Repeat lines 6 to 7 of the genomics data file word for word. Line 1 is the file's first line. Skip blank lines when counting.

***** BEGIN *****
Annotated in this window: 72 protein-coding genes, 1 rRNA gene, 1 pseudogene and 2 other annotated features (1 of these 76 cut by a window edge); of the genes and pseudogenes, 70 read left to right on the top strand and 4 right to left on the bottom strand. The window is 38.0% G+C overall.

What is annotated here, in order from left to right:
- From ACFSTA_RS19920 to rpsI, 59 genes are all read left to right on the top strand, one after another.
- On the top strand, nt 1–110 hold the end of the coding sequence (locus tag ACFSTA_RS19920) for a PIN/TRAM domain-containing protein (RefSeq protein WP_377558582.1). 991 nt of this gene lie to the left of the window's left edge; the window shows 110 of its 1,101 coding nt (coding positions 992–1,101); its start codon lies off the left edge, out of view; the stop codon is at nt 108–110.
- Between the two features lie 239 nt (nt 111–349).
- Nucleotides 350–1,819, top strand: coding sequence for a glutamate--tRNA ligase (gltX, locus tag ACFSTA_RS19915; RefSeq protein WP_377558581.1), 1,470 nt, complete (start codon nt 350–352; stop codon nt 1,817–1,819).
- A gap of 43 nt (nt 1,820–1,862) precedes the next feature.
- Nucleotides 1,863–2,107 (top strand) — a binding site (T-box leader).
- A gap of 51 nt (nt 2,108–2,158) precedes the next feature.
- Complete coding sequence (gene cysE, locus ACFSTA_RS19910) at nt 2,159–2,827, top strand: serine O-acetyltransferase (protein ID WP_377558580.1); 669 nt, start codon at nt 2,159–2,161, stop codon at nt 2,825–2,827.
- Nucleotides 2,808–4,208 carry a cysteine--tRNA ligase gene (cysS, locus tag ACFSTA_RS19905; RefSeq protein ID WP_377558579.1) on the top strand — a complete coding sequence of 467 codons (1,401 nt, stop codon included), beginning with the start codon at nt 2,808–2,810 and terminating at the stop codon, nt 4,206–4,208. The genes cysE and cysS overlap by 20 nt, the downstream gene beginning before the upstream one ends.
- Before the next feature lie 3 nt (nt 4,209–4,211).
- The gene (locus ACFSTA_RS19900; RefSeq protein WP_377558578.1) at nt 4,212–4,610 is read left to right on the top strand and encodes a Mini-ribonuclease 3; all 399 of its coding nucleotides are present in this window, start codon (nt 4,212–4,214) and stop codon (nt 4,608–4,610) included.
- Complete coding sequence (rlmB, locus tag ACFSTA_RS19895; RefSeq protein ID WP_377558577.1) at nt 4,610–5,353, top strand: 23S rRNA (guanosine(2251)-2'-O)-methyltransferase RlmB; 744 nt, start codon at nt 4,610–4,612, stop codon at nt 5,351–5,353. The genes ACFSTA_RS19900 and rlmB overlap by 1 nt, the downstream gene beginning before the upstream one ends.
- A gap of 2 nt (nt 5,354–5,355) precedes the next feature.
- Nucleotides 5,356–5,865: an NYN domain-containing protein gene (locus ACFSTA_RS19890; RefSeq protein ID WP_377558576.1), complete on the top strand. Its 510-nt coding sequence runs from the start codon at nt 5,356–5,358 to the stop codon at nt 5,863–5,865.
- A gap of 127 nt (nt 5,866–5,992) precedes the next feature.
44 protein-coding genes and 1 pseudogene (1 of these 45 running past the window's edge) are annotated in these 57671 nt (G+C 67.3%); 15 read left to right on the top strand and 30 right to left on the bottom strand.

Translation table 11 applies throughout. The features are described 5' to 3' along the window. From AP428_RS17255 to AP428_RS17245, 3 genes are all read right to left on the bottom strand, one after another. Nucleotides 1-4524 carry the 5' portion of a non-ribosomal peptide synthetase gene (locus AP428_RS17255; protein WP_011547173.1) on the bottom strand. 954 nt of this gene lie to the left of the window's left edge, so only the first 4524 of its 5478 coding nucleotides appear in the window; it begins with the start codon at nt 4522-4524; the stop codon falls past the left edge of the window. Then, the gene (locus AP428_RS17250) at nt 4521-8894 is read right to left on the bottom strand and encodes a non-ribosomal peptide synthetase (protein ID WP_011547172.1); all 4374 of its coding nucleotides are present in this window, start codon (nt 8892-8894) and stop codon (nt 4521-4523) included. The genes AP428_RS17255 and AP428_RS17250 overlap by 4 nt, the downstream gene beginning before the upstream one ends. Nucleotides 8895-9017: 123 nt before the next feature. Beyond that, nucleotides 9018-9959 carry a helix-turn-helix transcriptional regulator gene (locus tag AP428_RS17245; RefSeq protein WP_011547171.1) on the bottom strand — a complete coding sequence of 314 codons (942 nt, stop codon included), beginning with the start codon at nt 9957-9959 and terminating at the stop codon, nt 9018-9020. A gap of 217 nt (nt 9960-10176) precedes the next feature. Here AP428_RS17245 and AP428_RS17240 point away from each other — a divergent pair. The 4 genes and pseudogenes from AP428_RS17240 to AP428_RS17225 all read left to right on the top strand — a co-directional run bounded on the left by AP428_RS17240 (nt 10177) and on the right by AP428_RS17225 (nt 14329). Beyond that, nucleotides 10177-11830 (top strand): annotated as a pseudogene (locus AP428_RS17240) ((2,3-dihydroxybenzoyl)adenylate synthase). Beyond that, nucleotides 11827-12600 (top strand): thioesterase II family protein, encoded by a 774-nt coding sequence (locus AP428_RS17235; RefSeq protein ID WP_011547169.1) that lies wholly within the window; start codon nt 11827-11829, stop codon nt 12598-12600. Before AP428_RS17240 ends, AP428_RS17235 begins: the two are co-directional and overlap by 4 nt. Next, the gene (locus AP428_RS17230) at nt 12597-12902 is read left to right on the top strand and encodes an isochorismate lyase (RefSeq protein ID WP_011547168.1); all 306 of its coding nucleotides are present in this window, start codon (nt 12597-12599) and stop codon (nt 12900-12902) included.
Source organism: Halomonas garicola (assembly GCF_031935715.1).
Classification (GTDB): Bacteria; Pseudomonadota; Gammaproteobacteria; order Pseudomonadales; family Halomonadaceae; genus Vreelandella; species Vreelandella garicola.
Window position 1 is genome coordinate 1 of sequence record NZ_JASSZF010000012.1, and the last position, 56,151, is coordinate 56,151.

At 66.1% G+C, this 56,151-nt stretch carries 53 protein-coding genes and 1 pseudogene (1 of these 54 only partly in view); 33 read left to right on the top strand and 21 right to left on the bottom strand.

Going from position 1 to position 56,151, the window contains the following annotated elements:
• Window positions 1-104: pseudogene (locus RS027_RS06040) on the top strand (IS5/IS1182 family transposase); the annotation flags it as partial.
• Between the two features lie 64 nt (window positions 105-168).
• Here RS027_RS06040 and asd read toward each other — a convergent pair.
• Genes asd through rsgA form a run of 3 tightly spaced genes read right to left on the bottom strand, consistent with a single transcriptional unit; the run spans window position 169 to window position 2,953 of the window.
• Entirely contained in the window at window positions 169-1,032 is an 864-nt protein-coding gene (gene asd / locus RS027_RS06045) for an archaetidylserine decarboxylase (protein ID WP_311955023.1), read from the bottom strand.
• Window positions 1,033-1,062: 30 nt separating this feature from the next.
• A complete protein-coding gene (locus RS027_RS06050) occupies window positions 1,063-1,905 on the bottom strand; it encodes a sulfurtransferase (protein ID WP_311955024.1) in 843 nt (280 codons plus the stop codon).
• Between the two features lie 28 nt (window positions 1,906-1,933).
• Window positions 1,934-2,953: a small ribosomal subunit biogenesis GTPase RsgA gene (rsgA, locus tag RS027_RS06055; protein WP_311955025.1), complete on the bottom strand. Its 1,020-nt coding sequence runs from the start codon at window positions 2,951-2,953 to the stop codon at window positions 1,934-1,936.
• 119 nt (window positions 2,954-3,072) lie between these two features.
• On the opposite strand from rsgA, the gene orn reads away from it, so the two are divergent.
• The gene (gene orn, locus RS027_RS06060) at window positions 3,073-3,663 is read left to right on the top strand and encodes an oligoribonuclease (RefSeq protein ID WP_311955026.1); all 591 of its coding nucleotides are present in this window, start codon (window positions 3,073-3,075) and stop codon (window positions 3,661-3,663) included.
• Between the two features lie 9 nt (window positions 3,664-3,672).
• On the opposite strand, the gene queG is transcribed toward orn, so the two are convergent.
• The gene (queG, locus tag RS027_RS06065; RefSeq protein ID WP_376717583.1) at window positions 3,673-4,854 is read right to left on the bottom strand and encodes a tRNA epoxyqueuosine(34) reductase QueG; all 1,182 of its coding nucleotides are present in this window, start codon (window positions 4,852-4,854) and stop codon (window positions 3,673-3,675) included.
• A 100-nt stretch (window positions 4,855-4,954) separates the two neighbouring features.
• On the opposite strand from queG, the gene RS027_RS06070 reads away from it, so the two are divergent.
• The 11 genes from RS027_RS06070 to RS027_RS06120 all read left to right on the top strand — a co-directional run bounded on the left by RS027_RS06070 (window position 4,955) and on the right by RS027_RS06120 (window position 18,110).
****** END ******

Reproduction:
- Nucleotides 350–1,819, top strand: coding sequence for a glutamate--tRNA ligase (gltX, locus tag ACFSTA_RS19915; RefSeq protein WP_377558581.1), 1,470 nt, complete (start codon nt 350–352; stop codon nt 1,817–1,819).
- A gap of 43 nt (nt 1,820–1,862) precedes the next feature.